Wayne Flick

Last year, my brother Wayne and I motorcycled the full lengths of Skyline Drive and the Blue Ridge Parkway, visited some museums and rode the Cherohala Skyway between North Carolina and Tennessee. We spent 7 nights together, 4 in tents, and the weather was good throughout. It’s been the longest time I’ve had alone with a brother in many years.

The best parts of retirement are often adventures we never had time for in middle life. Both Wayne and I motorcycled in our youth, then we gave it up because of the risks and costs. Retirement offered us each a few years when we could again experience the constant accompaniment of wind as we rode with somewhat modest abandon through mountain roads. Continue reading

Can We Read Our Way to Redemption?

Our class

A varying bunch of us seniors have been studying literature together for two years. Our class is part of the Osher Lifelong Learning Institute at the University of Georgia, which offers classes, clubs and social events for mature adults.

We just read A Good Man Is Hard to Find, a short story by Flannery O’Connor, first published in 1953 when she was 28 years old, then again in a book of the same name in 1955.

The story involves a deadly confrontation in rural Georgia between a criminal, The Misfit, and a family heading to vacation in Florida. The final scene portends Christian salvation juxtaposed with violence and death, and redemption occurs in so ordinary a way as to invite us to reflect on our own prospects.

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Loss and Resilience in Alabama: A Photo Essay on the Tornadoes of 2011


This gallery contains 25 photos.

The spring of 2011 brought violent storms to middle America, and some of the fiercest moved through Alabama on April 27. An EF-4 storm cut a swath from Tuscaloosa through parts of Birmingham, killing about 60 people, and an EF-5 … Continue reading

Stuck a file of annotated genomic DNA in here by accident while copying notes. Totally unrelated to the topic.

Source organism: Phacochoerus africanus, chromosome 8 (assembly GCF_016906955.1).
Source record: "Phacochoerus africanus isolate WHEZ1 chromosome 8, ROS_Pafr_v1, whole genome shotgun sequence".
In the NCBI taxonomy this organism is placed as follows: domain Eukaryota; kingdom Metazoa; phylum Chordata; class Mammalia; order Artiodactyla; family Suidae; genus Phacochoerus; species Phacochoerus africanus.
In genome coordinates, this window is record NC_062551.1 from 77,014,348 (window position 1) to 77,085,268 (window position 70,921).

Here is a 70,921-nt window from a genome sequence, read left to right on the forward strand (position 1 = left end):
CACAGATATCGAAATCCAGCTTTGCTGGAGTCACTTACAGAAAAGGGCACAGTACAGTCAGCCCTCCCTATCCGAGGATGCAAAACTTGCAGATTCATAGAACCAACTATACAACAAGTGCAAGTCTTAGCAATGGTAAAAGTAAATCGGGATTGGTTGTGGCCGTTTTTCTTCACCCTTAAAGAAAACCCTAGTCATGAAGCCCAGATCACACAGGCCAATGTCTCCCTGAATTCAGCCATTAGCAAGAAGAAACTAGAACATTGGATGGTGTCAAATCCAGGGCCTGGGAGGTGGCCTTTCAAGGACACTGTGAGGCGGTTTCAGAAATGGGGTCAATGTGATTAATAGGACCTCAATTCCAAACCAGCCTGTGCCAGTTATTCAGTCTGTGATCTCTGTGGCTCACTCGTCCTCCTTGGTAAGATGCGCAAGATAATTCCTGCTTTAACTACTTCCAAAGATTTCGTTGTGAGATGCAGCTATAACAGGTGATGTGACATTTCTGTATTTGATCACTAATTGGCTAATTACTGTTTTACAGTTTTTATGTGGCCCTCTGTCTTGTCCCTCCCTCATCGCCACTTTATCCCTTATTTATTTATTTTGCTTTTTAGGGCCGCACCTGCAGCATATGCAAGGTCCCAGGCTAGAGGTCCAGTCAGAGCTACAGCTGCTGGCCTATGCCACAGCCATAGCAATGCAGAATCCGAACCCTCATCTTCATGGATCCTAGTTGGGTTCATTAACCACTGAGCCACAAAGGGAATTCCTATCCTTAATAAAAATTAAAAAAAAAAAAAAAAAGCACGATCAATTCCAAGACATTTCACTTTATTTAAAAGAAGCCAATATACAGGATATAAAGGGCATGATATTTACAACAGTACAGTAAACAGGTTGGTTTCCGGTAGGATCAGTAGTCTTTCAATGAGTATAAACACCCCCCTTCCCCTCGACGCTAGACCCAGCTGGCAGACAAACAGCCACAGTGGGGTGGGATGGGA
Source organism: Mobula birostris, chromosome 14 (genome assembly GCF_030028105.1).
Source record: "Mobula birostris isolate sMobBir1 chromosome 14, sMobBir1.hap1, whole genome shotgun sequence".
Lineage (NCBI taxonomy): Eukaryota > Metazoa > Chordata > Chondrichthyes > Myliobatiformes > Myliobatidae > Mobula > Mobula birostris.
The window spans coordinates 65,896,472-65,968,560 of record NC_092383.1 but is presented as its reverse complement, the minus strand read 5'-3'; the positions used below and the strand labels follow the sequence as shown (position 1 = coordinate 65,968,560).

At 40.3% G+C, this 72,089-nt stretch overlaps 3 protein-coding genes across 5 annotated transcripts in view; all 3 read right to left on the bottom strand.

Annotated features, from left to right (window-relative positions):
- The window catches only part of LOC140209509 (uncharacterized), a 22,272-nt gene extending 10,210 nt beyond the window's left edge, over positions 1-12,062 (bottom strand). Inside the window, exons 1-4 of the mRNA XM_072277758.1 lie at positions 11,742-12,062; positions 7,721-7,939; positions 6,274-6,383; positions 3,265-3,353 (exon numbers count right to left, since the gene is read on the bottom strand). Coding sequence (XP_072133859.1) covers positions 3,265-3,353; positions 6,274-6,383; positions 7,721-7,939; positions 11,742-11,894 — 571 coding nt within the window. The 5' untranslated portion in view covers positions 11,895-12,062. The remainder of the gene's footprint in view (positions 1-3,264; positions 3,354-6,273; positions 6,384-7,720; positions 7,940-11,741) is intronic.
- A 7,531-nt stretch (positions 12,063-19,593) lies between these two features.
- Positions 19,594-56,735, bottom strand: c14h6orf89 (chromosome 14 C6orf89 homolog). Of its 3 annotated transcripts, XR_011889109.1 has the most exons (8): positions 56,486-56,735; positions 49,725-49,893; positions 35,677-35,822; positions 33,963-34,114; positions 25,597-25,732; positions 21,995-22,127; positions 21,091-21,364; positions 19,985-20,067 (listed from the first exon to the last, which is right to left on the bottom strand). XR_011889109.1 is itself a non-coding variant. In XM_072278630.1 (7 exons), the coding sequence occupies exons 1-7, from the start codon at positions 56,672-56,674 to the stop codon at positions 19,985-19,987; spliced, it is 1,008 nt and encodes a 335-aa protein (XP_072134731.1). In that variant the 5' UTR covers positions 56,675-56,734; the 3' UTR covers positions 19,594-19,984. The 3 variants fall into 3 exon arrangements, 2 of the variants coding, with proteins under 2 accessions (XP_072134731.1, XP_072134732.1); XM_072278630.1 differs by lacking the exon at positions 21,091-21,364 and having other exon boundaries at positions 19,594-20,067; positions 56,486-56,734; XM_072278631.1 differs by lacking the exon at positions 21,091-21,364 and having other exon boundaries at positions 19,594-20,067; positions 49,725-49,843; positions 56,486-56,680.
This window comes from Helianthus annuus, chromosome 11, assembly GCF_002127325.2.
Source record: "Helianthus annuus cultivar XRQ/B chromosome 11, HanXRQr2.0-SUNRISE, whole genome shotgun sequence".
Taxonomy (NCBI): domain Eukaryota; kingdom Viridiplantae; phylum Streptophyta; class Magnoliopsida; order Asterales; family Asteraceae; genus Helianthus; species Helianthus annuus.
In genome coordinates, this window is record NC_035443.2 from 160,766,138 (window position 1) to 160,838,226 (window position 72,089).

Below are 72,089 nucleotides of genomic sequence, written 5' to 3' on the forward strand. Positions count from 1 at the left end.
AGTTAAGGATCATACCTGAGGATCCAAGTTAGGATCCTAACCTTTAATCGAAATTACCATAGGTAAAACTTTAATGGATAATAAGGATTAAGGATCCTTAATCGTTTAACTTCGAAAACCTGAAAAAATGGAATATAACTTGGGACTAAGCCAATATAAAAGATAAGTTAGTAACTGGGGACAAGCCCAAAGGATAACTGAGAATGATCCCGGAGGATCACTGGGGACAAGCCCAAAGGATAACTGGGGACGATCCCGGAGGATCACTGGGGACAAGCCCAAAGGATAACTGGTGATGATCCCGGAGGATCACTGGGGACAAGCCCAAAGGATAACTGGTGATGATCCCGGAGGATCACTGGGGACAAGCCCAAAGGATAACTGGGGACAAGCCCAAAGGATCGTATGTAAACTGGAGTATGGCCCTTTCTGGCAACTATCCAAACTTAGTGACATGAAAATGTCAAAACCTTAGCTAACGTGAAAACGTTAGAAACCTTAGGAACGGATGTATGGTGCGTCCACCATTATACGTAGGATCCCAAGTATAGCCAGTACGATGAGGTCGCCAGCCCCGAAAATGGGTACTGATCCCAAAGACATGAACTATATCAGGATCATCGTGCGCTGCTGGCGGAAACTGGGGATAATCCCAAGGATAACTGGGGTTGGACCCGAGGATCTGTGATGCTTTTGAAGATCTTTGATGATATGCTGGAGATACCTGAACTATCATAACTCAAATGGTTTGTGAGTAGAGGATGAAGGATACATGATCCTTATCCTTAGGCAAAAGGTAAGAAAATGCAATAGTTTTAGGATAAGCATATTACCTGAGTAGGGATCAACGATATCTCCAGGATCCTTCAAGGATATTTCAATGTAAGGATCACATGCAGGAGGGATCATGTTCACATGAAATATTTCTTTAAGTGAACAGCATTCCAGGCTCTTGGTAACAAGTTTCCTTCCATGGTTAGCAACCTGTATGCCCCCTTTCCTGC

Boomers Aging in Place and the Beacon Hill Village

A Village Aging in Place

There are currently about 35 million people age 65 or older living in the United States. Last year, the leading edge of the population tsunami that is the Baby Boomer generation turned 65. By 2030, the nation’s population of 65 or older will more than double (PDF), reaching 72.1 million people according to the federal Administration on Aging.

The increasing number of elderly Americans means an increasing demand for services, which will strain public resources at all levels. The demand will be great, but it is nothing preparation can’t take care of, and the time to prepare is now. Unfortunately, the economic recovery underway in the U.S. is slow and halting. The consequent lack of tax money means governments will likely be unable to handle the wave of elderly citizens that will soon engulf many communities. Continue reading

Connect With Your Community at the Farmer’s Market

Later Living: Early customers at the Athens Farmer's Market

Good food is an important part of a good life. The food movement, as it is sometimes called, emphasizes alternatives to the abundance of prepackaged, additive-ladened food in modern supermarkets. It seeks to induce shoppers to consider a wide range of food attributes instead of just price and convenience. Continue reading